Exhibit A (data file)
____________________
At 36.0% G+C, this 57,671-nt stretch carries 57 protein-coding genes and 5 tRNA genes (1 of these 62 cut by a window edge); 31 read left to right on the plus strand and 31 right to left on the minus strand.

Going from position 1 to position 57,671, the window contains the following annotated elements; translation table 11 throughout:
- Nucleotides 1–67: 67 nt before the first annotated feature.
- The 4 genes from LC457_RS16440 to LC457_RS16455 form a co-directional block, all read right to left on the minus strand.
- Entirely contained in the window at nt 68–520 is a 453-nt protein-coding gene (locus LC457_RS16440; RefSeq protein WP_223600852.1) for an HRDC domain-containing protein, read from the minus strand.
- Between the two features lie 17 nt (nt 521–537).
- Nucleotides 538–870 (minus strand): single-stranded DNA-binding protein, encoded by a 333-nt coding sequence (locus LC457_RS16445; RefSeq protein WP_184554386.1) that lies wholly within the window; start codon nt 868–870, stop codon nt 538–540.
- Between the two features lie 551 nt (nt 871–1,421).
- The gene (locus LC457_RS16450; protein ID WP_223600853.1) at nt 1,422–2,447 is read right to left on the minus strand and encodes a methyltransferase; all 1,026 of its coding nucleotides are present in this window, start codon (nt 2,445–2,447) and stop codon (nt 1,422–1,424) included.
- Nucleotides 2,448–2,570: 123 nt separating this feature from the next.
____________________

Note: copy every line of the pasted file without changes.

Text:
At 36.0% G+C, this 57,671-nt stretch carries 57 protein-coding genes and 5 tRNA genes (1 of these 62 cut by a window edge); 31 read left to right on the plus strand and 31 right to left on the minus strand.

Going from position 1 to position 57,671, the window contains the following annotated elements; translation table 11 throughout:
- Nucleotides 1–67: 67 nt before the first annotated feature.
- The 4 genes from LC457_RS16440 to LC457_RS16455 form a co-directional block, all read right to left on the minus strand.
- Entirely contained in the window at nt 68–520 is a 453-nt protein-coding gene (locus LC457_RS16440; RefSeq protein WP_223600852.1) for an HRDC domain-containing protein, read from the minus strand.
- Between the two features lie 17 nt (nt 521–537).
- Nucleotides 538–870 (minus strand): single-stranded DNA-binding protein, encoded by a 333-nt coding sequence (locus LC457_RS16445; RefSeq protein WP_184554386.1) that lies wholly within the window; start codon nt 868–870, stop codon nt 538–540.
- Between the two features lie 551 nt (nt 871–1,421).
- The gene (locus LC457_RS16450; protein ID WP_223600853.1) at nt 1,422–2,447 is read right to left on the minus strand and encodes a methyltransferase; all 1,026 of its coding nucleotides are present in this window, start codon (nt 2,445–2,447) and stop codon (nt 1,422–1,424) included.
- Nucleotides 2,448–2,570: 123 nt separating this feature from the next.